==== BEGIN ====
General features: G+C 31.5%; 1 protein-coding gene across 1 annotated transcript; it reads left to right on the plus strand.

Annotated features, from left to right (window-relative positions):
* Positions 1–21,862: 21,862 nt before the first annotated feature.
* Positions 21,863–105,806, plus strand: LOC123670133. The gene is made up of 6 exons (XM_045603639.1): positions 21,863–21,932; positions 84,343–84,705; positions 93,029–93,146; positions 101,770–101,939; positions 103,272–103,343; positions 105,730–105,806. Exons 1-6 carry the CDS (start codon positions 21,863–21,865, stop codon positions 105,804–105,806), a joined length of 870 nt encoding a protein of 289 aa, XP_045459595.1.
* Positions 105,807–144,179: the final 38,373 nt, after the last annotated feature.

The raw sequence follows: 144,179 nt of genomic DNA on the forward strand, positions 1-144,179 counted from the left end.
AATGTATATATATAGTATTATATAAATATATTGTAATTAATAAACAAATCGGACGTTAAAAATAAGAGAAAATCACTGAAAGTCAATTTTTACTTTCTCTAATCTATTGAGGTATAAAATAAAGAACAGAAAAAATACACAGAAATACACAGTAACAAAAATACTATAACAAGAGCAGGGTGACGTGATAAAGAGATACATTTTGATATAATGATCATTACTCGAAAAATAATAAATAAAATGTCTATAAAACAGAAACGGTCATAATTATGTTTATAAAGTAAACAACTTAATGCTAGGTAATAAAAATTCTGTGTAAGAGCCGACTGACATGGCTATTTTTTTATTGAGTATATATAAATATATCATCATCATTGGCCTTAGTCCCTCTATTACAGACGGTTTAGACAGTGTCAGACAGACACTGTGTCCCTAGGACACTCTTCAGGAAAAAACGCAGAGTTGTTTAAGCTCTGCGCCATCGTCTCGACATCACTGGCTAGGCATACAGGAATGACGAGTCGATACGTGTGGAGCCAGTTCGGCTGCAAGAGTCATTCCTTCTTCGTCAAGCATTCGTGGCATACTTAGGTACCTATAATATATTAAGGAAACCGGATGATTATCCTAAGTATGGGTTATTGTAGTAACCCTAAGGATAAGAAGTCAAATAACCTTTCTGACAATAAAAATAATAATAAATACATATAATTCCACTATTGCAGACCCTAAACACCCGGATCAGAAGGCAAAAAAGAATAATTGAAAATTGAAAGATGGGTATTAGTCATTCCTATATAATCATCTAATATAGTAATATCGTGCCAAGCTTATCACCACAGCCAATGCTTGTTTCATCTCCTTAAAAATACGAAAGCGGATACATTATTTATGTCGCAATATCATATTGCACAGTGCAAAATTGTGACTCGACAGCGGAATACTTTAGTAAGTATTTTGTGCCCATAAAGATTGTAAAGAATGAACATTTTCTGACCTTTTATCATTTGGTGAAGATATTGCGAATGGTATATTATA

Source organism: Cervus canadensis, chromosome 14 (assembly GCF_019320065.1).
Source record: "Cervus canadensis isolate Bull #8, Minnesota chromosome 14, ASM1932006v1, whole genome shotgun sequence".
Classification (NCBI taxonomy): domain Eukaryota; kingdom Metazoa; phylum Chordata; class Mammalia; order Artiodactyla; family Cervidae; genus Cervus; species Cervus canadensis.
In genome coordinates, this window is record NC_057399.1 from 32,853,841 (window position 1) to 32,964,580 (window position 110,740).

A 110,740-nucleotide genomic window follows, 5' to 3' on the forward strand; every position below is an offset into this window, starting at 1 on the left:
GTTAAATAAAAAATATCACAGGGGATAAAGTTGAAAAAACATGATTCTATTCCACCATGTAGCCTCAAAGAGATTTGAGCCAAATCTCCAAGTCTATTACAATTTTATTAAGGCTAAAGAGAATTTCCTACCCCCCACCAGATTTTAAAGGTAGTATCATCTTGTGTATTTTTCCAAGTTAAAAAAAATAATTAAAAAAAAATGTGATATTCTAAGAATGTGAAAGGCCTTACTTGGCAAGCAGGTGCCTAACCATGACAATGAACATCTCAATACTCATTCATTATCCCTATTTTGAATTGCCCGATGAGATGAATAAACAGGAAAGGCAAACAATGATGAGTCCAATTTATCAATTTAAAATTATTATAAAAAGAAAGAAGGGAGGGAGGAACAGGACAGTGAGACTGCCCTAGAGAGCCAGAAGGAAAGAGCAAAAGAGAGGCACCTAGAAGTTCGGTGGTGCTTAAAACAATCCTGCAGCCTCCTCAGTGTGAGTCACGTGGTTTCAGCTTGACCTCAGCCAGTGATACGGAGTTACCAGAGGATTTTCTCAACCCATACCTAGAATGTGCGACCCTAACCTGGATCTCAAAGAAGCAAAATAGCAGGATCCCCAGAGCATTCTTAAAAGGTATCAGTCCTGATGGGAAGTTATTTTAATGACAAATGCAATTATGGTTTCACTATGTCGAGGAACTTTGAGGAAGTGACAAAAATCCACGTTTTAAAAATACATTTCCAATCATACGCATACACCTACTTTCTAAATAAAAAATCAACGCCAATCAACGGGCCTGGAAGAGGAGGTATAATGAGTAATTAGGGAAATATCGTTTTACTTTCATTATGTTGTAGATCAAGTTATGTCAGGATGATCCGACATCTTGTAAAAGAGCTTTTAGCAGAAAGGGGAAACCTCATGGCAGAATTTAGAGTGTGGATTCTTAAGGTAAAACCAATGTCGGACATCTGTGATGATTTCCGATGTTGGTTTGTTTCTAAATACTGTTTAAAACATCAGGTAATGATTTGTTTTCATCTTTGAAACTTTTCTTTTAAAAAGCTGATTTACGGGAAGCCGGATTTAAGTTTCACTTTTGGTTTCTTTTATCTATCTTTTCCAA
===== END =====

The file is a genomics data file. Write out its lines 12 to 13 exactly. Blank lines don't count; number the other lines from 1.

A 110,740-nucleotide genomic window follows, 5' to 3' on the forward strand; every position below is an offset into this window, starting at 1 on the left:
GTTAAATAAAAAATATCACAGGGGATAAAGTTGAAAAAACATGATTCTATTCCACCATGTAGCCTCAAAGAGATTTGAGCCAAATCTCCAAGTCTATTACAATTTTATTAAGGCTAAAGAGAATTTCCTACCCCCCACCAGATTTTAAAGGTAGTATCATCTTGTGTATTTTTCCAAGTTAAAAAAAATAATTAAAAAAAAATGTGATATTCTAAGAATGTGAAAGGCCTTACTTGGCAAGCAGGTGCCTAACCATGACAATGAACATCTCAATACTCATTCATTATCCCTATTTTGAATTGCCCGATGAGATGAATAAACAGGAAAGGCAAACAATGATGAGTCCAATTTATCAATTTAAAATTATTATAAAAAGAAAGAAGGGAGGGAGGAACAGGACAGTGAGACTGCCCTAGAGAGCCAGAAGGAAAGAGCAAAAGAGAGGCACCTAGAAGTTCGGTGGTGCTTAAAACAATCCTGCAGCCTCCTCAGTGTGAGTCACGTGGTTTCAGCTTGACCTCAGCCAGTGATACGGAGTTACCAGAGGATTTTCTCAACCCATACCTAGAATGTGCGACCCTAACCTGGATCTCAAAGAAGCAAAATAGCAGGATCCCCAGAGCATTCTTAAAAGGTATCAGTCCTGATGGGAAGTTATTTTAATGACAAATGCAATTATGGTTTCACTATGTCGAGGAACTTTGAGGAAGTGACAAAAATCCACGTTTTAAAAATACATTTCCAATCATACGCATACACCTACTTTCTAAATAAAAAATCAACGCCAATCAACGGGCCTGGAAGAGGAGGTATAATGAGTAATTAGGGAAATATCGTTTTACTTTCATTATGTTGTAGATCAAGTTATGTCAGGATGATCCGACATCTTGTAAAAGAGCTTTTAGCAGAAAGGGGAAACCTCATGGCAGAATTTAGAGTGTGGATTCTTAAGGTAAAACCAATGTCGGACATCTGTGATGATTTCCGATGTTGGTTTGTTTCTAAATACTGTTTAAAACATCAGGTAATGATTTGTTTTCATCTTTGAAACTTTTCTTTTAAAAAGCTGATTTACGGGAAGCCGGATTTAAGTTTCACTTTTGGTTTCTTTTATCTATCTTTTCCAA